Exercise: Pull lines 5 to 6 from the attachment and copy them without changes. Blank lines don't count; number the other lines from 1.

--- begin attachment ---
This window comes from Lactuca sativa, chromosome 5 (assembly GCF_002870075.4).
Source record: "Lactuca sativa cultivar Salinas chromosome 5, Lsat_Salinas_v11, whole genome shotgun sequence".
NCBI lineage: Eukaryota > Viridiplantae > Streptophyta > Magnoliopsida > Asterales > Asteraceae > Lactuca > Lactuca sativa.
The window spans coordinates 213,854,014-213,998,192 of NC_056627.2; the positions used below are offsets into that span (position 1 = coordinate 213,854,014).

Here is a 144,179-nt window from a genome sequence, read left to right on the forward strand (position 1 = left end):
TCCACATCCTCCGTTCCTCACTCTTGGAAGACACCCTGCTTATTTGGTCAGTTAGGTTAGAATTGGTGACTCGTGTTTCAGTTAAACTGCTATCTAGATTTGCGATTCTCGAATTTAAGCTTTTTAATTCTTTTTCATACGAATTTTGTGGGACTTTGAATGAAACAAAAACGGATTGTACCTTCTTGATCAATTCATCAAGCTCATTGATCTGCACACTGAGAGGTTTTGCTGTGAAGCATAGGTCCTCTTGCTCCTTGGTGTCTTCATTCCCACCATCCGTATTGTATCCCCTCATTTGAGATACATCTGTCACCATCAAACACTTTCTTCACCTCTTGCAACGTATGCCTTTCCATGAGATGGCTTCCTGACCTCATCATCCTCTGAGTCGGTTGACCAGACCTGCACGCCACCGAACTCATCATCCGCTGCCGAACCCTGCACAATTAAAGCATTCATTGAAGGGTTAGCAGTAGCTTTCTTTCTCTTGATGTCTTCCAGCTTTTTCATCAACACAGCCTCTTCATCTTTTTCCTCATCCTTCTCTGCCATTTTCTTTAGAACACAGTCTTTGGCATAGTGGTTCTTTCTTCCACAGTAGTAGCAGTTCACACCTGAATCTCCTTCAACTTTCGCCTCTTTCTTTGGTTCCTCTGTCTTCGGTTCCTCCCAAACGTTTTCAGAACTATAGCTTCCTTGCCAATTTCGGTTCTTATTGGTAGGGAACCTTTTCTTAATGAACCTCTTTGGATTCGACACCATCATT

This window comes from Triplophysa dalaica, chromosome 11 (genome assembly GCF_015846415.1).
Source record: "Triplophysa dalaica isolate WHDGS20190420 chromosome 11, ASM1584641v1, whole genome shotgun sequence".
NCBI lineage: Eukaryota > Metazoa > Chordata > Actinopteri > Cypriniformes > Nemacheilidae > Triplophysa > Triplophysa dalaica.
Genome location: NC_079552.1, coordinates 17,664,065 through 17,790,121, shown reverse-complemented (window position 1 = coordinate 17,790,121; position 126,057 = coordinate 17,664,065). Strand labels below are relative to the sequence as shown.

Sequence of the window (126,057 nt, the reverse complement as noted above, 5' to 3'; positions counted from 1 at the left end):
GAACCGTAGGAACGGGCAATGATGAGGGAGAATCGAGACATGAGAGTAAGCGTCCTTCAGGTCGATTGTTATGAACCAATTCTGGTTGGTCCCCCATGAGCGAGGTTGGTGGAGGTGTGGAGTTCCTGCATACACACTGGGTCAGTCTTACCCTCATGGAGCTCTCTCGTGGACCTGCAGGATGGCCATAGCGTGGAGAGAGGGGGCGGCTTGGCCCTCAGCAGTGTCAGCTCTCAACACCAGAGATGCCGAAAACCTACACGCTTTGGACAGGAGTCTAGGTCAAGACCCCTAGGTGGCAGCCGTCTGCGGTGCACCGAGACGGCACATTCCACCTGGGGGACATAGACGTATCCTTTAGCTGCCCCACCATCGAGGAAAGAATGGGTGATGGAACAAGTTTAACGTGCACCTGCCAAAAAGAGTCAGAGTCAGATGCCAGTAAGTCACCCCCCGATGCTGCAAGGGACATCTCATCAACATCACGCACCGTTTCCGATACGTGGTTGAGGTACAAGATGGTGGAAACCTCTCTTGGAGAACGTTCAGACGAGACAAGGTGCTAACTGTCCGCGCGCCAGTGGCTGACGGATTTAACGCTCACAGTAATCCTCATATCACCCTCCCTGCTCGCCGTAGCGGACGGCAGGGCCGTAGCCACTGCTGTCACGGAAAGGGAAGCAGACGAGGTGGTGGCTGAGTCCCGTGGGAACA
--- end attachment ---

Here is a 144,179-nt window from a genome sequence, read left to right on the forward strand (position 1 = left end):
TCCACATCCTCCGTTCCTCACTCTTGGAAGACACCCTGCTTATTTGGTCAGTTAGGTTAGAATTGGTGACTCGTGTTTCAGTTAAACTGCTATCTAGATTTGCGATTCTCGAATTTAAGCTTTTTAATTCTTTTTCATACGAATTTTGTGGGACTTTGAATGAAACAAAAACGGATTGTACCTTCTTGATCAATTCATCAAGCTCATTGATCTGCACACTGAGAGGTTTTGCTGTGAAGCATAGGTCCTCTTGCTCCTTGGTGTCTTCATTCCCACCATCCGTATTGTATCCCCTCATTTGAGATACATCTGTCACCATCAAACACTTTCTTCACCTCTTGCAACGTATGCCTTTCCATGAGATGGCTTCCTGACCTCATCATCCTCTGAGTCGGTTGACCAGACCTGCACGCCACCGAACTCATCATCCGCTGCCGAACCCTGCACAATTAAAGCATTCATTGAAGGGTTAGCAGTAGCTTTCTTTCTCTTGATGTCTTCCAGCTTTTTCATCAACACAGCCTCTTCATCTTTTTCCTCATCCTTCTCTGCCATTTTCTTTAGAACACAGTCTTTGGCATAGTGGTTCTTTCTTCCACAGTAGTAGCAGTTCACACCTGAATCTCCTTCAACTTTCGCCTCTTTCTTTGGTTCCTCTGTCTTCGGTTCCTCCCAAACGTTTTCAGAACTATAGCTTCCTTGCCAATTTCGGTTCTTATTGGTAGGGAACCTTTTCTTAATGAACCTCTTTGGATTCGACACCATCATT